As effects of climate change are studied, Arctic and northern populations are evidencing significant implications and outcomes on their lifestyles and overall health. As a leader in supporting research of Inuit Peoples, IAPH will continue to foster health research with regional and circumpolar partnerships that explores the relationship between climate change and health, to the benefit of all Canadians and rest of the world.

    IAPH will engage researchers in public health and epidemiology to examine trends and insights on First Nations, Inuit and Métis Peoples public health. IAPH will also engage researchers in primary care, throughout the continuum of care, to address issues surrounding access to care, access to cultural competent care, access to Indigenous Ways of Knowing and healing, racism in health care, health literacy, improving access for remote communities, and related issues.

  • Supporting First Nations, Inuit and Métis NGOs and communities in translating knowledge to accelerate the implementation and scale up the application of knowledge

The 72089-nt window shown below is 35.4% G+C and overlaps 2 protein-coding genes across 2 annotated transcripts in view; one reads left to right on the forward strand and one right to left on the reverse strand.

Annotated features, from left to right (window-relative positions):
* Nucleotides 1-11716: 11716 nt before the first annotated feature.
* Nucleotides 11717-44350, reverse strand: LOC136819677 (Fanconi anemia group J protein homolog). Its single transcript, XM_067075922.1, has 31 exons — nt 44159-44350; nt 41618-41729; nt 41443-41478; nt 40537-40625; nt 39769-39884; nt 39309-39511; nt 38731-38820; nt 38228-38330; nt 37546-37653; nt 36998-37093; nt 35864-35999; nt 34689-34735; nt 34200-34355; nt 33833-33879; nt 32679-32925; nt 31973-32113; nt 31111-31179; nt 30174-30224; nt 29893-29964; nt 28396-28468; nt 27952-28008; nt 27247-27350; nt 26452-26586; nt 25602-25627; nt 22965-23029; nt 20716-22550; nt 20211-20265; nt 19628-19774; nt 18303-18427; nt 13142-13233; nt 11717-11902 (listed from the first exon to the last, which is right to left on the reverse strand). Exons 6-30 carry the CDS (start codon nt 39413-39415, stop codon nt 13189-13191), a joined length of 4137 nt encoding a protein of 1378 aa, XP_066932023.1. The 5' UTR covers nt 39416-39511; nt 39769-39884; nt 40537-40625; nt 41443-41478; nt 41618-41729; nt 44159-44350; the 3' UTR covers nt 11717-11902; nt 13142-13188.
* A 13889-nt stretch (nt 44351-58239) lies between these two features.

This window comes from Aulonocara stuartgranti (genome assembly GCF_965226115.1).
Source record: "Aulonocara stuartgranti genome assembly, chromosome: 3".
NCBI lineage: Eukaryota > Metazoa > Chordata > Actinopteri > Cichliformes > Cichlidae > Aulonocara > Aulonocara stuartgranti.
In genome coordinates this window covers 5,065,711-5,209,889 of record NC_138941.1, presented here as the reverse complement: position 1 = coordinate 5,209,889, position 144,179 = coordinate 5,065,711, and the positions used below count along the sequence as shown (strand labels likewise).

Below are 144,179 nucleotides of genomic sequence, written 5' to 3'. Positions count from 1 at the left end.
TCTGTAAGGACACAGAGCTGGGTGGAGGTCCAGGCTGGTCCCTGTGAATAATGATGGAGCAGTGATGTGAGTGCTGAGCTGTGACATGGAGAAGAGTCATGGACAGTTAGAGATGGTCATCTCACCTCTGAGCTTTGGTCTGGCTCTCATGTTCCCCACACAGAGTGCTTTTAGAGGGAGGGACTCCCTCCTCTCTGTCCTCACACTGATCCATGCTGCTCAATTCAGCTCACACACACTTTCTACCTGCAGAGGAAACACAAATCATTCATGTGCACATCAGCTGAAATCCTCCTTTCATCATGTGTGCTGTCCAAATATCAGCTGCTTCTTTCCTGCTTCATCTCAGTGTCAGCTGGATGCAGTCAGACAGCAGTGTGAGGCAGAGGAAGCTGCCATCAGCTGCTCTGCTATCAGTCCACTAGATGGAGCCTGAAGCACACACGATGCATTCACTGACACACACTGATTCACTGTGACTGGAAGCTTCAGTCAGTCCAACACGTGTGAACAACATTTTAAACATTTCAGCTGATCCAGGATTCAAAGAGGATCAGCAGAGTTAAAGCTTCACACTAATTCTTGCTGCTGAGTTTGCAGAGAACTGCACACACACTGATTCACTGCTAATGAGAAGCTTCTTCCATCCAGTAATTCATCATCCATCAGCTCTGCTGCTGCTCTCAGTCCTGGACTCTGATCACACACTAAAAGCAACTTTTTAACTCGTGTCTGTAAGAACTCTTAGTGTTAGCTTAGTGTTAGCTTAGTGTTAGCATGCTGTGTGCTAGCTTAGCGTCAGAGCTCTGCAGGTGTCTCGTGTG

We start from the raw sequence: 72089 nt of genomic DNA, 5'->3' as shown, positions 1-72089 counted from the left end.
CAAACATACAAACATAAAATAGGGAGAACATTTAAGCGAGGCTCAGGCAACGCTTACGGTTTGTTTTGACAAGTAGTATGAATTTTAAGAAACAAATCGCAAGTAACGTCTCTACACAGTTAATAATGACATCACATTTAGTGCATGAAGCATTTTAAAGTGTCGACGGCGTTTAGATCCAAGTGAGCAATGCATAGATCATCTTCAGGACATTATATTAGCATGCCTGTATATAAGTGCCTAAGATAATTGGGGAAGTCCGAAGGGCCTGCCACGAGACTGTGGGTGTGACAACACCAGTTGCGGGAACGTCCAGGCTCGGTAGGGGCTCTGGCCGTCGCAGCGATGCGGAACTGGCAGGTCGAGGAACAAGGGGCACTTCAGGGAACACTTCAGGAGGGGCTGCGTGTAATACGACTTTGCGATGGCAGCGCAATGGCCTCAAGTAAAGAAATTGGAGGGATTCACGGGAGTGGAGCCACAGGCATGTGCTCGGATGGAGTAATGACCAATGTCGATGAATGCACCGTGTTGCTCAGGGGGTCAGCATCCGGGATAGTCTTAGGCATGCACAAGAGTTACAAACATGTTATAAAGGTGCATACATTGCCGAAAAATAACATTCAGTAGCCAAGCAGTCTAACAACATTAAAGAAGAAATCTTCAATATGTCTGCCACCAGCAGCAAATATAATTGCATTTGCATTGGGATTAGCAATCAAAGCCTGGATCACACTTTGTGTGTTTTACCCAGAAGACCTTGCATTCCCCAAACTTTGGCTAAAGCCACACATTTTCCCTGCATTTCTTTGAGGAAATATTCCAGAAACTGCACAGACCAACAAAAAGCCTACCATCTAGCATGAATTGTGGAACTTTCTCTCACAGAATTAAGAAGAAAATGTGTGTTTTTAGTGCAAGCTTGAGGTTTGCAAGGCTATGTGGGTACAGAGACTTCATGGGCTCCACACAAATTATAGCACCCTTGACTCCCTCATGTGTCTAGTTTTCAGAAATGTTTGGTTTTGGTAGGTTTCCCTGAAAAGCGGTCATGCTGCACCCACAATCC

IAPH will work with researchers, First Nations, Inuit and Métis Peoples and communities to review, amalgamate and disseminate results from CIHR-funded research in order to share and maximize the lessons learned and knowledge gained, particularly with First Nations, Inuit and Métis communities.

    In addition, IAPH will fund supplemental dissemination and knowledge translation opportunities to support sharing and understanding the application of research findings with First Nations, Inuit and Métis communities.

    IAPH will further capitalize on opportunities in implementation and scaling-up of effective interventions and knowledge by hosting workshops to thoroughly explore the landscape of researched interventions in First Nations, Inuit and Métis communities. IAPH will facilitate a network of information sharing and knowledge exchange to ensure communities are aware of suitable interventions, through the Pathways Initiative and other means.

    IAPH will organize workshops and seminars to help First Nations, Inuit and Métis organizations and communities qualify for CIHR funding to research their own health and wellness priorities. Relatedly, IAPH will advise CIHR on special circumstances of First Nations, Inuit and Métis communities that make it difficult to access CIHR Strategic Initiative funding, in light of CIHR’s directive for obtaining external funding partnerships. IAPH will encourage and support the First Nations, Inuit and Métis health research community in applying to and achieving success in the CIHR open suite of programs for new investigators and longer program grants.